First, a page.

The administrator’s emails were produced to the legislature days before the Montana Supreme Court temporarily quashed the subpoena.
But when someone acting on behalf of the legislature gave the emails to the state attorney general’s office on two USB drives, the office processed, copied and reviewed the files, the ethics complaint said. The letter to the acting chief justice followed, written by Kristen Hansen, who has since died.
“The legislature does not recognize this court’s [April 11] order [quashing the subpoena] as binding and will not abide it,” Hansen wrote, “The legislature will not entertain the court’s interference in the legislature’s investigation of the serious and troubling conduct of members of the judiciary. The subpoena is valid and will be enforced.”
The Montana Supreme Court then issued an order staying enforcement of various legislative subpoenas. Hansen wrote to all the justices, telling them that they are required to testify in response to subpoenas.
“The court here lays claim to sole authority over provision of due process for all branches of government, which is ludicrous,” Hansen wrote. The court’s order “is wholly outside the bounds of rational thought.”
Knudsen filed the motion to disqualify all the justices April 30, 2021. The justices declined to recuse in May 2021.
In a petition for rehearing, Knudsen said the state supreme court “overlooked and misstated material facts,” the chief justice’s emails “betray a disdain for the legislature that amounts to actual bias,” and the justices’ “ability to be impartial is justifiably suspect.”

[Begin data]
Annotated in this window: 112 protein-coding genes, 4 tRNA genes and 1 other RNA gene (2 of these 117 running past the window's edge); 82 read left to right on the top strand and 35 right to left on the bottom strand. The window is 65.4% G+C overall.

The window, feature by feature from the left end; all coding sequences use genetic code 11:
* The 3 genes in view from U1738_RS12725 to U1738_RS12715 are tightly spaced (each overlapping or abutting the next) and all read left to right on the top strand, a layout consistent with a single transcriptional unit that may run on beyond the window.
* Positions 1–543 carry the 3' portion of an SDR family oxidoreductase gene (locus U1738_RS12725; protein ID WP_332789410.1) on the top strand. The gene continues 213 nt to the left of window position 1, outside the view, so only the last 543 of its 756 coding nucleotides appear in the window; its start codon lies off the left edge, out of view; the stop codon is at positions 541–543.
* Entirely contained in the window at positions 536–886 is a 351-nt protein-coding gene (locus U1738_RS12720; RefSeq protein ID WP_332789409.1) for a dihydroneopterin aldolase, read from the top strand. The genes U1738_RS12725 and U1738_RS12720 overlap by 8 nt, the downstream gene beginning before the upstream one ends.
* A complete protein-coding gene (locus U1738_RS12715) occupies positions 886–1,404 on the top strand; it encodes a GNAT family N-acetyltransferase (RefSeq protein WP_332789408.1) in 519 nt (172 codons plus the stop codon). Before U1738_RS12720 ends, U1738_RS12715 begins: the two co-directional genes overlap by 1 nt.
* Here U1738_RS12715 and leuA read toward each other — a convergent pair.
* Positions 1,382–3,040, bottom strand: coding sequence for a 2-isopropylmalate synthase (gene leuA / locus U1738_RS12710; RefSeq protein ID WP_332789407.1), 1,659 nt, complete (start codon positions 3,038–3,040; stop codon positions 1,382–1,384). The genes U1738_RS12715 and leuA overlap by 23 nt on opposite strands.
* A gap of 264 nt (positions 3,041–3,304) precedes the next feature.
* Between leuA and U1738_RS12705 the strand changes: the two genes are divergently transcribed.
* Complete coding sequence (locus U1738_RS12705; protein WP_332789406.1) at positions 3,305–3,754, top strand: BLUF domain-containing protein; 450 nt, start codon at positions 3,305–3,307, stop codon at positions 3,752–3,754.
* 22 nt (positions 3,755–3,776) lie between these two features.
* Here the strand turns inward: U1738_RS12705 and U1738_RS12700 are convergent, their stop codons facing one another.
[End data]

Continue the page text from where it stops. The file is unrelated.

The legislature later withdrew the subpoenas. In July 2021, the Montana Supreme Court ordered the Montana legislature to immediately return materials produced in response to its subpoenas. The state attorney general didn’t return files to the court administrator until 2022.
In an August 2021 petition for rehearing, the state attorney’s general office said the Montana Supreme Court was hearing a case in which it was an interested party.
“Simply ignoring why we’re here doesn’t change why we’re here—questionable judicial conduct,” the petition said.
The opinion requiring return of the emails “is an unwarranted confiscatory decree,” the state attorney general’s petition said.
Knudsen’s office filed a cert petition with the U.S. Supreme Court in December 2021.
“Judicial self-dealing on this scale might be unprecedented in the nation’s history,” the petition said.
The cert petition also alleged that communications by the chief justice “showed that the fix was in.” And the petition said the justices resolved the question of legislative subpoena power “to conceal judicial branch misbehavior from the light of day.”
The ethics complaint was filed by Timothy B. Strauch on behalf of the disciplinary office. He was appointed in the ethics case because the top lawyer in the office ran for state attorney general as a Democrat in 2012, according to the Montana Free Press.
A spokesperson for Knudsen told the Associated Press and other publications that the allegations are politically motivated and have no merit. The spokesperson said the allegations stem from a legitimate dispute between the legislature and the judiciary.